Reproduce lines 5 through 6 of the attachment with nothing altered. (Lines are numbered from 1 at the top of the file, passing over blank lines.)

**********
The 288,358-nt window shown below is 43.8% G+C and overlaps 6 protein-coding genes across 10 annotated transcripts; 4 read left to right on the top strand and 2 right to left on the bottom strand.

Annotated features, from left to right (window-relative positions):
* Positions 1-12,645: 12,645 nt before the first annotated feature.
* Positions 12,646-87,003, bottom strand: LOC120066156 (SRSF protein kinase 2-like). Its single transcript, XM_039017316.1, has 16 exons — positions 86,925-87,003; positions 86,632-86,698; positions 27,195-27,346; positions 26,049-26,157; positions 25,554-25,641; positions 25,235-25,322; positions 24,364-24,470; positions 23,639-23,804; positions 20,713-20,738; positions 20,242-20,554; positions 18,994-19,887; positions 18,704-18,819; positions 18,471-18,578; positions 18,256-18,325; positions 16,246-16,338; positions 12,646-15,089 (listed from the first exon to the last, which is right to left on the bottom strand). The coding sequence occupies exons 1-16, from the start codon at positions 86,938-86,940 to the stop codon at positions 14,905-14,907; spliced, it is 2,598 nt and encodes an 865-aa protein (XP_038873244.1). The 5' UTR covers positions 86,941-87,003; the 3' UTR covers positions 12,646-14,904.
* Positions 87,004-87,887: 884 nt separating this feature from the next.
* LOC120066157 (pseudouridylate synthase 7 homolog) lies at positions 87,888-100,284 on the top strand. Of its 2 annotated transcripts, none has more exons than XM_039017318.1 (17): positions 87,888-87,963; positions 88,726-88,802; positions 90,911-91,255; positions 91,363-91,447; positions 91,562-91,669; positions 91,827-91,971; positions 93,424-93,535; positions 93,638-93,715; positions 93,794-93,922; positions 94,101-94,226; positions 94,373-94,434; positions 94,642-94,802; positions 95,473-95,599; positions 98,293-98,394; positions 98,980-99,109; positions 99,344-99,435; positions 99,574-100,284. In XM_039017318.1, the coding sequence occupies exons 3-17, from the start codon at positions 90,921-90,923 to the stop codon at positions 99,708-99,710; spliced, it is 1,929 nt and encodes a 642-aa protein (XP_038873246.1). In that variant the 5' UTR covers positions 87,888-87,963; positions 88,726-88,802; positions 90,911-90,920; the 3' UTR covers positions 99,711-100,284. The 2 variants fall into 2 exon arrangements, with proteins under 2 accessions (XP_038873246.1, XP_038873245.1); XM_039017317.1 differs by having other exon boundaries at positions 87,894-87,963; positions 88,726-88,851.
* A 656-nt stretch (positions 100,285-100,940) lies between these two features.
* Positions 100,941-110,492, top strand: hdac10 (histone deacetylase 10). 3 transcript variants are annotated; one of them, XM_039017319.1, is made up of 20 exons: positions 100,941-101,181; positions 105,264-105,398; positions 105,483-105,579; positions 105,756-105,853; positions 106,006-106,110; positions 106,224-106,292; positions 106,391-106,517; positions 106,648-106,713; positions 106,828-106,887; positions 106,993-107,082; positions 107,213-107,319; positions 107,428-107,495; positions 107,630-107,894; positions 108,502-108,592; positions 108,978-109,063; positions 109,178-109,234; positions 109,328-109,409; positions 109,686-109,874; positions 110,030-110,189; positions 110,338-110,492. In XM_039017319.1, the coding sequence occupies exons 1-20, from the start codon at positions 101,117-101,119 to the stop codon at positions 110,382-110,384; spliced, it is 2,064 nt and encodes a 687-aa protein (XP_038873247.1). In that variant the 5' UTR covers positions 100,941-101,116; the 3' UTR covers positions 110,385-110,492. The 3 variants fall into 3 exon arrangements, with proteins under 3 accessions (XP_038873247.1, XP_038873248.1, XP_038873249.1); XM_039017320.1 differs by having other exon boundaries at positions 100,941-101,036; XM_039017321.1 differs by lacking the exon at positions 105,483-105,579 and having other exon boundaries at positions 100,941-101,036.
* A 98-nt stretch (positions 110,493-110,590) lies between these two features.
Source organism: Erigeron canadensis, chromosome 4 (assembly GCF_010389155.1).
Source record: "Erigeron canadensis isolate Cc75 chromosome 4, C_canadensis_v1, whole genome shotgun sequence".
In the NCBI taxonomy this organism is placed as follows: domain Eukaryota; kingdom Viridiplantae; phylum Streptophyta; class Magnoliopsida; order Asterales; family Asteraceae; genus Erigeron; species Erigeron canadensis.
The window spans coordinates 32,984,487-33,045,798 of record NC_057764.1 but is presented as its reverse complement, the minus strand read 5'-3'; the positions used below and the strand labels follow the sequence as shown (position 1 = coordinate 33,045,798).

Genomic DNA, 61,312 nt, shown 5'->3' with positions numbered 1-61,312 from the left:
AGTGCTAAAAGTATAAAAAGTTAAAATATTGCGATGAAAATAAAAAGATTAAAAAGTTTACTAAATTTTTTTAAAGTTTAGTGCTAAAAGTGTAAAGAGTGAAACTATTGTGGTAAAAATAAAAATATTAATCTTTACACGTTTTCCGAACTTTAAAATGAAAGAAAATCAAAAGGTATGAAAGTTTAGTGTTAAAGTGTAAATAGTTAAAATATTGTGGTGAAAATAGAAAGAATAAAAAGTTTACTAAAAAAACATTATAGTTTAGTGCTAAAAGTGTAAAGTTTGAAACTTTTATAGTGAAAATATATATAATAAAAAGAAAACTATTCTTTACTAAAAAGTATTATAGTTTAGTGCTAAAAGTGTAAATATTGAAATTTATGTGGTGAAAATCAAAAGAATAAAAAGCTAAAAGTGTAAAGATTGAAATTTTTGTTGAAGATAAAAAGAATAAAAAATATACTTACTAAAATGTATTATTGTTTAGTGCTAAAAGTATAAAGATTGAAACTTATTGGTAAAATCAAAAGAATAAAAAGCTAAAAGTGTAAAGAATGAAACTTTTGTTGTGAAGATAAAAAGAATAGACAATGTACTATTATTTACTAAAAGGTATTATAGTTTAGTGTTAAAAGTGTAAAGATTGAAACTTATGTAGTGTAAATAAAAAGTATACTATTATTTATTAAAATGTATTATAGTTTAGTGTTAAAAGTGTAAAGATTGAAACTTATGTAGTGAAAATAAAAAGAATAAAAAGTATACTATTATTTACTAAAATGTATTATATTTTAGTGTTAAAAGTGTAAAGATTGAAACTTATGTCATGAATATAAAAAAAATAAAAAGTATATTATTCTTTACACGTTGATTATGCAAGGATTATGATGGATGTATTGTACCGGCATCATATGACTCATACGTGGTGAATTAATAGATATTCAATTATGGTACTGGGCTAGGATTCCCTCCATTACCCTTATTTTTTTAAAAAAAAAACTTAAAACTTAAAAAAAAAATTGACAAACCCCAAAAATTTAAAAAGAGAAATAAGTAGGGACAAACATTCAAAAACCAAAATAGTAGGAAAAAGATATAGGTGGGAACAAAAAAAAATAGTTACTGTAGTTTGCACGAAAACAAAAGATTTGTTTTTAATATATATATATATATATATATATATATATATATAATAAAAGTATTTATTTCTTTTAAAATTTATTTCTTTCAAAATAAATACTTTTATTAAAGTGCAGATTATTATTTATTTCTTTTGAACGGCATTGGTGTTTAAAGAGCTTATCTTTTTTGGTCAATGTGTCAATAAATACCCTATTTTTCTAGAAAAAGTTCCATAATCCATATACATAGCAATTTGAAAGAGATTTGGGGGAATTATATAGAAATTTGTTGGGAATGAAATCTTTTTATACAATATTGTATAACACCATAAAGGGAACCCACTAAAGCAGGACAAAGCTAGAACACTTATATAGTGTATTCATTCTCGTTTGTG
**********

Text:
* Positions 87,004-87,887: 884 nt separating this feature from the next.
* LOC120066157 (pseudouridylate synthase 7 homolog) lies at positions 87,888-100,284 on the top strand. Of its 2 annotated transcripts, none has more exons than XM_039017318.1 (17): positions 87,888-87,963; positions 88,726-88,802; positions 90,911-91,255; positions 91,363-91,447; positions 91,562-91,669; positions 91,827-91,971; positions 93,424-93,535; positions 93,638-93,715; positions 93,794-93,922; positions 94,101-94,226; positions 94,373-94,434; positions 94,642-94,802; positions 95,473-95,599; positions 98,293-98,394; positions 98,980-99,109; positions 99,344-99,435; positions 99,574-100,284. In XM_039017318.1, the coding sequence occupies exons 3-17, from the start codon at positions 90,921-90,923 to the stop codon at positions 99,708-99,710; spliced, it is 1,929 nt and encodes a 642-aa protein (XP_038873246.1). In that variant the 5' UTR covers positions 87,888-87,963; positions 88,726-88,802; positions 90,911-90,920; the 3' UTR covers positions 99,711-100,284. The 2 variants fall into 2 exon arrangements, with proteins under 2 accessions (XP_038873246.1, XP_038873245.1); XM_039017317.1 differs by having other exon boundaries at positions 87,894-87,963; positions 88,726-88,851.